What is a major mindset change, belief shift or ‘ah ha’ moment that you’ve experienced in relation to your career?
When I started out, I was blessed to find “champions” of their industries. People who provided me with an opportunity and took a chance on me, they opened a door because they believed in my capacity and development of skills. This is something I have taken with me throughout my career, something that is Imbedded in me now. When I hire a new employee or intern – I look at the individual, not just the resume. Who are they, where do they want to go, can we help each other succeed?
Everyone in business should read this book:
- Mastering the Rockefeller Habits by Verne Harnish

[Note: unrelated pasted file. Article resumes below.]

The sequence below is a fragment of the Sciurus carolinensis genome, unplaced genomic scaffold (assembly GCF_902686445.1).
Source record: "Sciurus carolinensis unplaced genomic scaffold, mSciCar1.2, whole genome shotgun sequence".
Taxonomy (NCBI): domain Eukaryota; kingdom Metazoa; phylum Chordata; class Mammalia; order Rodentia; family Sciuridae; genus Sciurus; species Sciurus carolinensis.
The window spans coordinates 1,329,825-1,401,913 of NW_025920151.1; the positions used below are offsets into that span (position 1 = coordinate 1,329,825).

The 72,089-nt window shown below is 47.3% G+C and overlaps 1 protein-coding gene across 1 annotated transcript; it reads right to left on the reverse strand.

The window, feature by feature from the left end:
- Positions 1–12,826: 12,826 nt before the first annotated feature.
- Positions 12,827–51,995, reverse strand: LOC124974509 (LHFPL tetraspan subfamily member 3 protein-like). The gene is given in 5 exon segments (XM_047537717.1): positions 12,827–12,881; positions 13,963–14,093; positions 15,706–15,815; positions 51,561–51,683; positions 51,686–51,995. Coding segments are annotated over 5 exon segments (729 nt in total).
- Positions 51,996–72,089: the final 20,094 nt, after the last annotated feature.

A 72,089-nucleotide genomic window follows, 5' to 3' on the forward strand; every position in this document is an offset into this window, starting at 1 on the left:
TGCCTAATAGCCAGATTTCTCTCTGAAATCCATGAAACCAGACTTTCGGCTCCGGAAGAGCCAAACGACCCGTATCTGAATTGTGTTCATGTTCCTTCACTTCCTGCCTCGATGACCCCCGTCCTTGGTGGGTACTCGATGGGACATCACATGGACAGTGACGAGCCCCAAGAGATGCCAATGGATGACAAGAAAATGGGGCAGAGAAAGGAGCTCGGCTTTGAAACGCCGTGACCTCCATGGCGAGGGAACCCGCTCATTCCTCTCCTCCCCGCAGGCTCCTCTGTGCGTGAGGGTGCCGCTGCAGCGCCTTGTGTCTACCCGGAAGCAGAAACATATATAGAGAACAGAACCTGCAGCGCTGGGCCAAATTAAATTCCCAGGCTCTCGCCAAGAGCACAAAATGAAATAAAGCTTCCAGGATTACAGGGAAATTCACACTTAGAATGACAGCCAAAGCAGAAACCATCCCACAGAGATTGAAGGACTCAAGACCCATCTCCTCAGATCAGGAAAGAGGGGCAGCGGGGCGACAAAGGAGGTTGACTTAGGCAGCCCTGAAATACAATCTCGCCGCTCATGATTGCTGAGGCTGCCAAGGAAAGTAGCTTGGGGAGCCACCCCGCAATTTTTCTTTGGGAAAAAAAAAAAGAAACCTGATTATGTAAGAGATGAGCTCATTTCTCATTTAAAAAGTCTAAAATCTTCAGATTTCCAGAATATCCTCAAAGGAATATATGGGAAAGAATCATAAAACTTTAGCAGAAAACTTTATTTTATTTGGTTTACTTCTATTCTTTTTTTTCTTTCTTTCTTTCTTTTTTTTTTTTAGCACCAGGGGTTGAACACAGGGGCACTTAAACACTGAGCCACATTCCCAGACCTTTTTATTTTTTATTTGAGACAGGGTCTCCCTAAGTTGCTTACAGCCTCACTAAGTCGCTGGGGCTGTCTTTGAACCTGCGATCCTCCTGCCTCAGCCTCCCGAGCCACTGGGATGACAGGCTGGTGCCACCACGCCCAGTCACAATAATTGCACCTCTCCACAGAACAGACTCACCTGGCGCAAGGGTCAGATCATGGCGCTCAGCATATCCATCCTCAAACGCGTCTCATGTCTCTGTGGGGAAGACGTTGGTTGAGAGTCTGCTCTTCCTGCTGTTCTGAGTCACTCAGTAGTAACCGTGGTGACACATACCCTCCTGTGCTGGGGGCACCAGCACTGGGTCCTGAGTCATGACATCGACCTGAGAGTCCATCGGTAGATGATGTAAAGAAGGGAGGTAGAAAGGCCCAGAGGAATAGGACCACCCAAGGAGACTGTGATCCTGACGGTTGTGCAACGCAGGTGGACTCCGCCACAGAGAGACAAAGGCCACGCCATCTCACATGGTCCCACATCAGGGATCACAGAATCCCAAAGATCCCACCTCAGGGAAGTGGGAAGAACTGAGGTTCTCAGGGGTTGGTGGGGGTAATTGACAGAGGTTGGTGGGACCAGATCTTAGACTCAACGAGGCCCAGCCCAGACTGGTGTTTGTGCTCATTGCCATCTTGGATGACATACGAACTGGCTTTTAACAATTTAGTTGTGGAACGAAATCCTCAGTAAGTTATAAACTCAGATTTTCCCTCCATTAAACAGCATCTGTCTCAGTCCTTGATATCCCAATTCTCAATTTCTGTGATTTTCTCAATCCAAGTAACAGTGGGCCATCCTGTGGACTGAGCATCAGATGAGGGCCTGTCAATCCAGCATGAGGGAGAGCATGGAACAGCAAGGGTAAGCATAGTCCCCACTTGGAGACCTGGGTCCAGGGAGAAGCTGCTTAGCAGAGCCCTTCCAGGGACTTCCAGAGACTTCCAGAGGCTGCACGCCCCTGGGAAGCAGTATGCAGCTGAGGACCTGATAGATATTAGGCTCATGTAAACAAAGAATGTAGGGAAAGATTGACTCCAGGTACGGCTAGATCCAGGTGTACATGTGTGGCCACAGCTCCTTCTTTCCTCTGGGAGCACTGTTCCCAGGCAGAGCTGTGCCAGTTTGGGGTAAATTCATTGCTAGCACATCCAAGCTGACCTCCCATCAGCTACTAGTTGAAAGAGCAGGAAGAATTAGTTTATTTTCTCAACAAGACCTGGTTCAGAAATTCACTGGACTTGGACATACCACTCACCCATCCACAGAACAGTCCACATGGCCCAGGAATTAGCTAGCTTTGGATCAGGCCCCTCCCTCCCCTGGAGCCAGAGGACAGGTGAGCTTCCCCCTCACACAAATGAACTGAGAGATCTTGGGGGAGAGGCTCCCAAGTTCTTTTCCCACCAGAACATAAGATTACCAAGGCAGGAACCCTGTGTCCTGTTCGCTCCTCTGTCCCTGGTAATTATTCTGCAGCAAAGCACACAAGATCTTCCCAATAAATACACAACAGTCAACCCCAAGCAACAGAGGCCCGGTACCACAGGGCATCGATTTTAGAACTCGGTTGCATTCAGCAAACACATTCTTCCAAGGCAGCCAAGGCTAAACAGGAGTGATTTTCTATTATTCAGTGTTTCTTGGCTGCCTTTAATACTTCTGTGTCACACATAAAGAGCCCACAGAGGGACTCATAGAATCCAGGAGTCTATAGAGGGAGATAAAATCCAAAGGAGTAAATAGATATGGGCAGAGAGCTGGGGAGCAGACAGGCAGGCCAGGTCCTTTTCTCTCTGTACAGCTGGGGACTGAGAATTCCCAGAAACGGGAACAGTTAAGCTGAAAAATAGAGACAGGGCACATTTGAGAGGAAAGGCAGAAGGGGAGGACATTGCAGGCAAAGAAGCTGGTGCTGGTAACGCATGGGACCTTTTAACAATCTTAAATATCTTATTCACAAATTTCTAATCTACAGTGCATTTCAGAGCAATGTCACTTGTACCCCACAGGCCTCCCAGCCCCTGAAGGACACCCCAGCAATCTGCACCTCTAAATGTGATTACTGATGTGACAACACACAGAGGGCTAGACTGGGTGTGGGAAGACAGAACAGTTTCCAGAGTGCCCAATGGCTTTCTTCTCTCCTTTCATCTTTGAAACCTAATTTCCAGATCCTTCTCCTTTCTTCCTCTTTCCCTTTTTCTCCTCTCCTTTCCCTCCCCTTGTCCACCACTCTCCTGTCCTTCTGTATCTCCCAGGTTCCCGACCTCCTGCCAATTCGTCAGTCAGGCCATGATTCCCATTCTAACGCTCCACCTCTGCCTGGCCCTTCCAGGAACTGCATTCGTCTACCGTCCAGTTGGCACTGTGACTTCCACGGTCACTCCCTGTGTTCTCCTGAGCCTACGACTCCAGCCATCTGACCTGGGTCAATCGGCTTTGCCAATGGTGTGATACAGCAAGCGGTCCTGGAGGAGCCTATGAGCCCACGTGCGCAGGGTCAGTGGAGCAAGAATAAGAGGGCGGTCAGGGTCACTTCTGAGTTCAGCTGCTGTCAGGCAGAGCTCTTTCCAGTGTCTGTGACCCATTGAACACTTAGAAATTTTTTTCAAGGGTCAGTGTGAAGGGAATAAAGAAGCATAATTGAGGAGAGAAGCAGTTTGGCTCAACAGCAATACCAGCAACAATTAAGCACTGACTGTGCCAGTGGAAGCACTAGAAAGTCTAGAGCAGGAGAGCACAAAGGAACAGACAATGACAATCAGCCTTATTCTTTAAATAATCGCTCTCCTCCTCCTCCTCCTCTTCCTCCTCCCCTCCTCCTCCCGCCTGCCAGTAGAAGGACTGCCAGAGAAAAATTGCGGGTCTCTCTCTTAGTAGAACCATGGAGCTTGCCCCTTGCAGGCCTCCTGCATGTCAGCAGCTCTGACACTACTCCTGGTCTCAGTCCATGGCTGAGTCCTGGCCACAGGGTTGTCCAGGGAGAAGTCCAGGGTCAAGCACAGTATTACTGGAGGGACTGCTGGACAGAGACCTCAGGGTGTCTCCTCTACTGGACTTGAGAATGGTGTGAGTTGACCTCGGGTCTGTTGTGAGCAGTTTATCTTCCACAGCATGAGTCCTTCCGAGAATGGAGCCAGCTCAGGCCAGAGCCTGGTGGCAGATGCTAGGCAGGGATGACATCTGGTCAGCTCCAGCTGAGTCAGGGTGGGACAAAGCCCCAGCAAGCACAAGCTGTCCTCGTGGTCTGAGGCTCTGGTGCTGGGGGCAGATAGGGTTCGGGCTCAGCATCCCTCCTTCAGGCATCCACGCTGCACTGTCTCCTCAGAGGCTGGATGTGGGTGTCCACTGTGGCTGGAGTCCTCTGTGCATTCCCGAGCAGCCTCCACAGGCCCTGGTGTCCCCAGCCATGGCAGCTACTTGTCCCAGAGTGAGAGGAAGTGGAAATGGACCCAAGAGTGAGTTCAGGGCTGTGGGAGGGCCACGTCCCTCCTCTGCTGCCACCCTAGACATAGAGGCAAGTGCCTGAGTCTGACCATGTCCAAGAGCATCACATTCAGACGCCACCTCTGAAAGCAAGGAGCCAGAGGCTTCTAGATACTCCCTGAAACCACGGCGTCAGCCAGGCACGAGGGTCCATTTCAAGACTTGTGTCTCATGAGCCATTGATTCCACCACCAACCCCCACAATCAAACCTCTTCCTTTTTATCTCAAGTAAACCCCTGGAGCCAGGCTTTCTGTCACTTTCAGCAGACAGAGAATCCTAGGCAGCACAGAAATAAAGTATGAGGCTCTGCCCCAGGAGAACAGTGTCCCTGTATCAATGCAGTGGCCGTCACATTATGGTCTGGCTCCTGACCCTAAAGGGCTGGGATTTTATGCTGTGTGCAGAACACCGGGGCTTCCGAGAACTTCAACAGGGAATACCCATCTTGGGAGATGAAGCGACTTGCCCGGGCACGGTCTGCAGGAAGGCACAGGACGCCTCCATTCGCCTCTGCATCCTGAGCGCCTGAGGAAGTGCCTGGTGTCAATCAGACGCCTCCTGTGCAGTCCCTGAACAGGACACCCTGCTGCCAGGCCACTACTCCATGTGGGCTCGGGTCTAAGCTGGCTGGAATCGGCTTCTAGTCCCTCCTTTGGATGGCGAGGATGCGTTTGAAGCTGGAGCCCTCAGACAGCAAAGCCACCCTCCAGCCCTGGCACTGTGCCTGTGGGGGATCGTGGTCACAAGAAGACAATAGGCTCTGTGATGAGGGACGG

- 8 Habits of Highly Effective People by Stephen R. Covey
Shameless plug for your business or career:
ISM is a leading advisory, capacity development and technical assistance provider within the economic development area. Our expertise includes Entrepreneurship Ecosystem Development, SME Development, Workforce Development, and Leadership Development. We specialize in immigrants, minorities, and women-led businesses, with a focus on training for underrepresented, underserved, underfunded, ethnic and immigrant groups, women, and youth entrepreneurship.
We also deliver entrepreneurship and global leadership training to K-12 and college students and to organizations supporting technology commercialization. ISM has done work globally in over 100 countries and over 80 industries working with the likes of presidents, ministries, universities, incubators/ accelerators, and economic development groups.
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This interview is part of the CallumConnects series.